Last week, President Trump announced his decision to reverse course on the Paris climate accord and withdraw the United States’ commitment to the agreement’s critical goals.
In response, city leaders around the U.S. have pledged to strengthen their efforts to combat climate change and build resilience in their cities.
Joined by Chief Resilience Officer Dan Zarrilli, and 100 Resilient Cities President Michael Berkowitz, New York Mayor Bill de Blasio signed an executive order upholding the goals of the Paris climate agreement and called on New York City agencies to bolster their climate change strategies.
“Cities and localities in this country and all over the world, are going to have to go farther than we originally planned, because we see the United States of America backing away,” said Mayor de Blasio.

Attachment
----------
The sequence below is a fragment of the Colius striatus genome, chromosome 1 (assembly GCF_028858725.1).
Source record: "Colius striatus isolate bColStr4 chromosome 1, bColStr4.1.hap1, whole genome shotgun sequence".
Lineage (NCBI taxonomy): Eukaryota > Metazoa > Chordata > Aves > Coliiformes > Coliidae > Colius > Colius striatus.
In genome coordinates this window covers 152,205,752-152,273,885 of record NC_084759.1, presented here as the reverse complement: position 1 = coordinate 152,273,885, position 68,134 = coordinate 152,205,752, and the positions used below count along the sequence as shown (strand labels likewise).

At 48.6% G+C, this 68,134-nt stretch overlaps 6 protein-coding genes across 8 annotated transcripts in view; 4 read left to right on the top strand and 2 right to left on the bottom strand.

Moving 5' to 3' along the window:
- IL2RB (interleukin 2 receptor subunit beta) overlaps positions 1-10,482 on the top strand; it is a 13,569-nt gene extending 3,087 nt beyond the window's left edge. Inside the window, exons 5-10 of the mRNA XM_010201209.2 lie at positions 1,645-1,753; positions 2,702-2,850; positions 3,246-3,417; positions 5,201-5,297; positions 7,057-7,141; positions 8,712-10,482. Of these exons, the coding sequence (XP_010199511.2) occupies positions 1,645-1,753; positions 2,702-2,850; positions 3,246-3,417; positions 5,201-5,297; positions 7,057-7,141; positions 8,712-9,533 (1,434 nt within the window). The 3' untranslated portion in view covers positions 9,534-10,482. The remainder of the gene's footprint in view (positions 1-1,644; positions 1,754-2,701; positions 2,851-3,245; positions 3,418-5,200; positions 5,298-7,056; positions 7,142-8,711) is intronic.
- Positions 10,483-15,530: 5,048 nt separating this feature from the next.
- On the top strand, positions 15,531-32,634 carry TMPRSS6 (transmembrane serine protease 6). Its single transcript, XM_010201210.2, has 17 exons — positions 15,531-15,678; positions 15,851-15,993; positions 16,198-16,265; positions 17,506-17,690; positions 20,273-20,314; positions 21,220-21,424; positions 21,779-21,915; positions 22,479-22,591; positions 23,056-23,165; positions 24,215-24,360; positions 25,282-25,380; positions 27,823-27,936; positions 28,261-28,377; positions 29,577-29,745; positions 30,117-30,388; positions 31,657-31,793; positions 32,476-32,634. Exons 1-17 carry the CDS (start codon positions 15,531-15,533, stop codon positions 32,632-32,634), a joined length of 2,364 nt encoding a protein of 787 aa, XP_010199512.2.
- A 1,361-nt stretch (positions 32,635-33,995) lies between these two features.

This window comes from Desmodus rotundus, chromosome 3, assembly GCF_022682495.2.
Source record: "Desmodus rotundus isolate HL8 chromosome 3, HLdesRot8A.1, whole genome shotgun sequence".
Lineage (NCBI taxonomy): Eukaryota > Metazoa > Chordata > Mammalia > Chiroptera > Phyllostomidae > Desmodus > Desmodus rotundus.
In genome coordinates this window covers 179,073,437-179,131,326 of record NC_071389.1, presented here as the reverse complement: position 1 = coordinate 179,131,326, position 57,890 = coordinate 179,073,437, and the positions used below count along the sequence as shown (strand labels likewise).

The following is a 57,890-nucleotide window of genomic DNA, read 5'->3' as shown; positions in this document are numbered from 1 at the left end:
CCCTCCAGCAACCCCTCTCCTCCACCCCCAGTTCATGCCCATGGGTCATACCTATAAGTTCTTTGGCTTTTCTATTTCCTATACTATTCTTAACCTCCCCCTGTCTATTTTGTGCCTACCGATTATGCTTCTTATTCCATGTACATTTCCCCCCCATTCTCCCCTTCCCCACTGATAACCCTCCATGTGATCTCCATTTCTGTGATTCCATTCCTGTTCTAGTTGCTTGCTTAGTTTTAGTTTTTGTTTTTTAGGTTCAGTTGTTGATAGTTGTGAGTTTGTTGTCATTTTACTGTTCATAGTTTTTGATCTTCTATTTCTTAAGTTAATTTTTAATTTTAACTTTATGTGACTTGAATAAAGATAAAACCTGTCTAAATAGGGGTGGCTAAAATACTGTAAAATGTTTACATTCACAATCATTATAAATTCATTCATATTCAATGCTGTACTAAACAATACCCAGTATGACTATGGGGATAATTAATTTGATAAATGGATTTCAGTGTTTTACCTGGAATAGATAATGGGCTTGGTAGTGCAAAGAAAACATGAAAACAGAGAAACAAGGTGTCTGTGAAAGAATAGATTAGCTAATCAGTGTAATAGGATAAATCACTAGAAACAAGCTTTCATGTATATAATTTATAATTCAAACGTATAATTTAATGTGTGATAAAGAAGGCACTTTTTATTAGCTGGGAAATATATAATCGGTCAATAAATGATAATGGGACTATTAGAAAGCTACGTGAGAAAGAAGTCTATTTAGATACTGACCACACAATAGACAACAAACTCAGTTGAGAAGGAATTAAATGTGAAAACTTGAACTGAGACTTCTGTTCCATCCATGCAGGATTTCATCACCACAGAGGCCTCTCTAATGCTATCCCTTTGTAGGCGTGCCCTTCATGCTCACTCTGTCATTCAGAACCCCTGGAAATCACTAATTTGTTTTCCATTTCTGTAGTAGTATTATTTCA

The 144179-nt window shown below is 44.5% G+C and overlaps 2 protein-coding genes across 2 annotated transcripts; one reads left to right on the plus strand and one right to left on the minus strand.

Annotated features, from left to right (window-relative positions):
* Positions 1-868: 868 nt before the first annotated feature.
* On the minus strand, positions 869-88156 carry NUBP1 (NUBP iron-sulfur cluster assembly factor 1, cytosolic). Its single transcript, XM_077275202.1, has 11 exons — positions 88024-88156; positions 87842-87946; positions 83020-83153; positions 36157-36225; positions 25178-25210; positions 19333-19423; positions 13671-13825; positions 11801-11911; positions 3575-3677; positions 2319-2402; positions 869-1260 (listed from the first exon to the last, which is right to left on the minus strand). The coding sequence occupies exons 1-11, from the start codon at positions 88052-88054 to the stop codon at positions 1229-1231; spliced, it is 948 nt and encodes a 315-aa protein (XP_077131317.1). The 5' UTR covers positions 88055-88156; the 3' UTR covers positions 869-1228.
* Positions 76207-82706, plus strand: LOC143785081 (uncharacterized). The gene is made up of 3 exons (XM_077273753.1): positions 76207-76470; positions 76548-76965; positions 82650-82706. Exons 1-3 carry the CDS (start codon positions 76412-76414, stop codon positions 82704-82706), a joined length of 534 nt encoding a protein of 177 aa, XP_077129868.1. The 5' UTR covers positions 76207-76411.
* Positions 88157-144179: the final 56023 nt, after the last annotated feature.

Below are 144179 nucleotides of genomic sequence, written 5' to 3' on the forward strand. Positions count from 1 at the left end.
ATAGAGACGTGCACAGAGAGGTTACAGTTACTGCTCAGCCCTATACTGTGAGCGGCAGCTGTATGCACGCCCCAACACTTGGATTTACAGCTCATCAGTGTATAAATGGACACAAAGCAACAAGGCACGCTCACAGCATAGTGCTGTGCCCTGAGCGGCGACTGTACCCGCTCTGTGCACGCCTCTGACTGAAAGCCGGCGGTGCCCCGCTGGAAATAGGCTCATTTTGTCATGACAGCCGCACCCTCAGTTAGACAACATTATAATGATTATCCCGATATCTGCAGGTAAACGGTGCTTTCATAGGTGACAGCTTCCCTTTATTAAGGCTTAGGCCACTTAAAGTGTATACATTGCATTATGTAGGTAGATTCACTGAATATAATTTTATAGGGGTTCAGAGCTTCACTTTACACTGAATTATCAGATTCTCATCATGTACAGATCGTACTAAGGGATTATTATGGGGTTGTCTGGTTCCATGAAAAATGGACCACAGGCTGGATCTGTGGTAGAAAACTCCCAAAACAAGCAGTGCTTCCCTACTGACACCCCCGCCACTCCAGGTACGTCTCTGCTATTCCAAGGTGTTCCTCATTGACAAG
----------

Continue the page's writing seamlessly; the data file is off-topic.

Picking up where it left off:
In Pittsburgh, Mayor William Peduto affirmed the city’s efforts to fight climate change, and improve resilience planning, by continuing to invest in the efficiency of its buildings, smart infrastructure to reduce emissions, and new mobility solutions.
“Pittsburgh is the example of why the Paris agreement is good for economic development: such work is good for business too. Thirteen thousand Pittsburghers are employed in the renewable energy industry, and sixty-six thousand across Pennsylvania, and renewable jobs are the largest employer in the energy industry,” said Mayor Peduto.
Across the U.S., cities are investing in resilience and confronting the challenges that climate change brings. Already, creative and multi-benefit approaches are helping cities from Seattle and Dallas, to Chicago and Miami, plan for the future. Cities can—and must—continue to lead.
See below for more responses from 100RC member cities: